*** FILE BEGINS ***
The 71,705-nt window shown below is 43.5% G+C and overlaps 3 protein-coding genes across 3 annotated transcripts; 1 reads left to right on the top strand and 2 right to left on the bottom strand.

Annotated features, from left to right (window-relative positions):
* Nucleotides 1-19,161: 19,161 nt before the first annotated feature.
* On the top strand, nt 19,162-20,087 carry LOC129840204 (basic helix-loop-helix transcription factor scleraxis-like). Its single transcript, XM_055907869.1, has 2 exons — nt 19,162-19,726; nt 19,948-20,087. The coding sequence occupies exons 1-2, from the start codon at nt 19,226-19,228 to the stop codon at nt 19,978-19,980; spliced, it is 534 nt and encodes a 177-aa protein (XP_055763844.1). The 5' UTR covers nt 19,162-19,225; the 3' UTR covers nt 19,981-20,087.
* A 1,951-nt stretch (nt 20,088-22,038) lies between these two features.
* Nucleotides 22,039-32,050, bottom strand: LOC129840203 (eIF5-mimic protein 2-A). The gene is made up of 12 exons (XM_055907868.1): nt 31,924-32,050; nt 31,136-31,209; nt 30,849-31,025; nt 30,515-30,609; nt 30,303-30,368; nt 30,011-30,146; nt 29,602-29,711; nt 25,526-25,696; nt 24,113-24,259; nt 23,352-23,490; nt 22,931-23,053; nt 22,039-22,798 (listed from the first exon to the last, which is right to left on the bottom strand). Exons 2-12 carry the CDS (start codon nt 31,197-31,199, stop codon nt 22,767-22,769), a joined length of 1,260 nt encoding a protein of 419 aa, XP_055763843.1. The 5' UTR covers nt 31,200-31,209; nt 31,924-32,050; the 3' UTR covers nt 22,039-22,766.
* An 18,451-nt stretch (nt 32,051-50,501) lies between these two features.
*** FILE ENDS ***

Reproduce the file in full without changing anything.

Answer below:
The 71,705-nt window shown below is 43.5% G+C and overlaps 3 protein-coding genes across 3 annotated transcripts; 1 reads left to right on the top strand and 2 right to left on the bottom strand.

Annotated features, from left to right (window-relative positions):
* Nucleotides 1-19,161: 19,161 nt before the first annotated feature.
* On the top strand, nt 19,162-20,087 carry LOC129840204 (basic helix-loop-helix transcription factor scleraxis-like). Its single transcript, XM_055907869.1, has 2 exons — nt 19,162-19,726; nt 19,948-20,087. The coding sequence occupies exons 1-2, from the start codon at nt 19,226-19,228 to the stop codon at nt 19,978-19,980; spliced, it is 534 nt and encodes a 177-aa protein (XP_055763844.1). The 5' UTR covers nt 19,162-19,225; the 3' UTR covers nt 19,981-20,087.
* A 1,951-nt stretch (nt 20,088-22,038) lies between these two features.
* Nucleotides 22,039-32,050, bottom strand: LOC129840203 (eIF5-mimic protein 2-A). The gene is made up of 12 exons (XM_055907868.1): nt 31,924-32,050; nt 31,136-31,209; nt 30,849-31,025; nt 30,515-30,609; nt 30,303-30,368; nt 30,011-30,146; nt 29,602-29,711; nt 25,526-25,696; nt 24,113-24,259; nt 23,352-23,490; nt 22,931-23,053; nt 22,039-22,798 (listed from the first exon to the last, which is right to left on the bottom strand). Exons 2-12 carry the CDS (start codon nt 31,197-31,199, stop codon nt 22,767-22,769), a joined length of 1,260 nt encoding a protein of 419 aa, XP_055763843.1. The 5' UTR covers nt 31,200-31,209; nt 31,924-32,050; the 3' UTR covers nt 22,039-22,766.
* An 18,451-nt stretch (nt 32,051-50,501) lies between these two features.